The music Highbloom plays outside of the hospital benefits from the broader range of music he plays inside. “To do this kind of work you need to give up your ego. At first I thought, How can I find something in ‘Tie a Yellow Ribbon Round the Ole Oak Tree’? But I forced myself to play it. Music therapy saved me from jazz-guy snobbery, and I learned it is all music. Whether I am playing with the NJLQ or whether I am playing for the nurses when they are writing their charts, I am doing sama, deep listening, all the time.”
Renowned for her association with deep listening, Pauline Oliveros has equally deep connections to music therapy. In 2007, she was approached by therapist Leaf Miller, who wanted to find a way to include in her drum circles children who were unable to hold a drum. This encounter led to Zane Van Dusen, a student of Oliveros at the time, developing the original prototype for Adaptive Use Musical Instruments (AUMI), working on a team with Oliveros and others. The system has seen rapid development since then, with free versions for Mac, PC, and iPad now available. An AUMI consortium—including groups at Rensselaer Polytechnic Institute and Kansas University in the U.S., and at Carleton, Lakehead, McGill, and Memorial universities in Canada—ensures the continued research and development of the software.
AUMI combines motion tracking, using a standard Web camera, with sound synthesis. The software continually tracks the X and Y coordinates of a point on the user’s body and uses the information to trigger musical events. Any part of the body can be used, such as the tip of a nose or even the eye, for those with very limited movement. There are several modes of operation, including a screen split into two or more sections, and a percussion mode. Any sound can be stored for later recall and manipulation, creating a versatile tool that can be played by virtually anyone. “Traditional instruments have been designed with normalized notions of the body. But there is no such thing as a normalized body, in terms of dimensions or range of motions or capabilities,” says Eric Lewis, a professor of philosophy at McGill University and leader of the AUMI project at the Mackay Centre. “Digital technologies like AUMI allow people to easily play a musical instrument outside normalized notions of the body.”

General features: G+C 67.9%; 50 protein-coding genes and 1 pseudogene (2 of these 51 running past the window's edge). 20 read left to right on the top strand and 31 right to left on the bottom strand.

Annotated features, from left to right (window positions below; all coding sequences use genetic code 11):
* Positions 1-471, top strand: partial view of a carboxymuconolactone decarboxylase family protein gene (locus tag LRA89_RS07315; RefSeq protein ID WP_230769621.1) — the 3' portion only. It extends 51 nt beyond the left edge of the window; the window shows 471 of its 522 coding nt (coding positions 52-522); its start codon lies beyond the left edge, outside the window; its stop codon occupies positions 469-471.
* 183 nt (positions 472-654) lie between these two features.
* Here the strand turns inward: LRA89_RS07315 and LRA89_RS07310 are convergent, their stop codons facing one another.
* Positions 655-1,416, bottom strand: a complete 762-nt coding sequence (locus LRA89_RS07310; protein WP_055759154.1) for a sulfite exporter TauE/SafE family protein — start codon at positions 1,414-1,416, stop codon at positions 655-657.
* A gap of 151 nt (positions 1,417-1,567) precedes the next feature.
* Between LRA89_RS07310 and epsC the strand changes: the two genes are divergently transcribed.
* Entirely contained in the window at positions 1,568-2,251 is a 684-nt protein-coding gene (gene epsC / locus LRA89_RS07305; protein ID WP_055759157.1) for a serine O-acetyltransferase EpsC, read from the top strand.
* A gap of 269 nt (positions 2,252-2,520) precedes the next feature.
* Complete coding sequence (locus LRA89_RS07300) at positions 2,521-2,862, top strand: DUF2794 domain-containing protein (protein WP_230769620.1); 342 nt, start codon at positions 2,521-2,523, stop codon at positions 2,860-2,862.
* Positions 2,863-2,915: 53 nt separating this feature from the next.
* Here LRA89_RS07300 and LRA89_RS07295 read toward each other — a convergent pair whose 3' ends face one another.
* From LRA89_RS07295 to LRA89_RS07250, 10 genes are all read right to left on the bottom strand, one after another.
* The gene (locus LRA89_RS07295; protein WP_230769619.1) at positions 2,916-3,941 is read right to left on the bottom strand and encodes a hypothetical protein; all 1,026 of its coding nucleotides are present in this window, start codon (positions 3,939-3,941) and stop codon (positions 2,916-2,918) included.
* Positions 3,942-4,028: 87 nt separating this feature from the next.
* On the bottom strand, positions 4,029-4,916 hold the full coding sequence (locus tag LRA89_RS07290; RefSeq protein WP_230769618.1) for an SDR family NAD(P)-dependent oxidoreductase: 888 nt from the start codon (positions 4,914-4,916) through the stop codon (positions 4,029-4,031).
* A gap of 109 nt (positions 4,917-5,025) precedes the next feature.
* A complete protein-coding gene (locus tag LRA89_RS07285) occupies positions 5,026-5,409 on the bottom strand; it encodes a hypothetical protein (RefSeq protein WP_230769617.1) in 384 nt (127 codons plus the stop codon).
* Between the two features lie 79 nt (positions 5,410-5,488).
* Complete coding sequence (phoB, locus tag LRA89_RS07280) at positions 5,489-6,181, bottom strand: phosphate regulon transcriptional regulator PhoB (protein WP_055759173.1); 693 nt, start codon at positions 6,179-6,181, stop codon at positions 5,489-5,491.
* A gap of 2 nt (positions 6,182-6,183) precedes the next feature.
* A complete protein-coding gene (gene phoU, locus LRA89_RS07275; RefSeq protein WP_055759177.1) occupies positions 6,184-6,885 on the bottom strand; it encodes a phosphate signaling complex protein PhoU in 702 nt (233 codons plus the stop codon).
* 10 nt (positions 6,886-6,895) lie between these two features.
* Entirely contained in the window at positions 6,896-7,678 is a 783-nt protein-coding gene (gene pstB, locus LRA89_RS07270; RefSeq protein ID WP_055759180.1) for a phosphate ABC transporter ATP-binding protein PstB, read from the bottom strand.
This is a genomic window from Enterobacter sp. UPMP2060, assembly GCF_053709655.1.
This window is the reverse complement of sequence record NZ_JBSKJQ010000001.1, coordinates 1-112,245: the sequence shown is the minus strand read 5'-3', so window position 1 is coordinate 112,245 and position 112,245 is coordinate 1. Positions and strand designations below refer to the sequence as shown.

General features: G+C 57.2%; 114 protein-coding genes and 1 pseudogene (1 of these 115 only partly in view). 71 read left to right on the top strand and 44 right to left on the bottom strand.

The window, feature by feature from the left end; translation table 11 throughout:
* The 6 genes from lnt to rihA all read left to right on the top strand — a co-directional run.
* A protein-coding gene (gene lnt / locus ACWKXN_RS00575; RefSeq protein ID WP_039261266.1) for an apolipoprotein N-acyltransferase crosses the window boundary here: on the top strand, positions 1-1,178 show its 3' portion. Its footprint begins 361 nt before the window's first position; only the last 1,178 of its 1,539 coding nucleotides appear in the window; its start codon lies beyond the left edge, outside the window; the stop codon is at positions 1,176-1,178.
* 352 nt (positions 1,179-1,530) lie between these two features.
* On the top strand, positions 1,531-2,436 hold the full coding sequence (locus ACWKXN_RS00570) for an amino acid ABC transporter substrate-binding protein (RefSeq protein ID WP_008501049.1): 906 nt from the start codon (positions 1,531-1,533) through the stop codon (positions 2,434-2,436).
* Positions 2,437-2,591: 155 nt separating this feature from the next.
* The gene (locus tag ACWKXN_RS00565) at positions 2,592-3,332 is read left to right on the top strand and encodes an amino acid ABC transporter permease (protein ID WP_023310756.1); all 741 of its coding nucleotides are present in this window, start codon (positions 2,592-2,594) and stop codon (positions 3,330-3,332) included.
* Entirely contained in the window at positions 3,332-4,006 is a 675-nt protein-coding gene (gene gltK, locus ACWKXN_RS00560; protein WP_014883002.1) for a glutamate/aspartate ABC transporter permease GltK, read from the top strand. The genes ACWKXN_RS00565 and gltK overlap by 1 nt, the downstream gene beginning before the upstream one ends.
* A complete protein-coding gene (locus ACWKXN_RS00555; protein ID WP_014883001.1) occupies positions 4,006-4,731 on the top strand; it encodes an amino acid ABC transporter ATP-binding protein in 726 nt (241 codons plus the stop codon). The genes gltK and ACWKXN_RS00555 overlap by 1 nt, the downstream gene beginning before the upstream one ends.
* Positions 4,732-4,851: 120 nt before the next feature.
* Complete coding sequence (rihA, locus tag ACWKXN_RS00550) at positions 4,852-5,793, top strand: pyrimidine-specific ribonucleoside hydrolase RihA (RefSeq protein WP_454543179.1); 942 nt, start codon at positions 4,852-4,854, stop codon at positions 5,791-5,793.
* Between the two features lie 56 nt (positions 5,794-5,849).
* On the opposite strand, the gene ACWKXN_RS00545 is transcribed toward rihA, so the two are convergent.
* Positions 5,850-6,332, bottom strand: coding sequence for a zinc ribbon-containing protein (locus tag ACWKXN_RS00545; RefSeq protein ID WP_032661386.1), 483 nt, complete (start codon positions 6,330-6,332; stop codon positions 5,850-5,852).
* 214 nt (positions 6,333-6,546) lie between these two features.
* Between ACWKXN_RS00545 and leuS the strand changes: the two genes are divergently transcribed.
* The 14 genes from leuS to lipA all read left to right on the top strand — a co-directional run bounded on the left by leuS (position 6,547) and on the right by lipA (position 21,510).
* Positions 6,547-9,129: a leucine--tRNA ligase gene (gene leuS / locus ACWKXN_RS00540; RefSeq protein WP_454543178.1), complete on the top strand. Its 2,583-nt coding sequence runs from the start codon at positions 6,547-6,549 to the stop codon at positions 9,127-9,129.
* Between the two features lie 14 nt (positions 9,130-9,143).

Lewis also directs McGill’s Institute for the Public Life of Arts and Ideas, and is the McGill site coordinator for Improvisation, Community and Social Practice (ICASP), a pan-Canadian project that studies improvisation as a model for political, cultural, and ethical dialogue and action. “Aristotle thought that music sounds the way emotions feel,” Lewis says. “Music is about expression. How do we tell people how we are feeling? The easiest way is to tell them. Kids who cannot talk cannot do that. Or you can read facial expressions. But kids with autism or who are blind cannot pick up these visual cues. Maybe music is a form of expressiveness they do understand. If you lack the standard ways of communicating your feelings, music can be a powerful alternative.”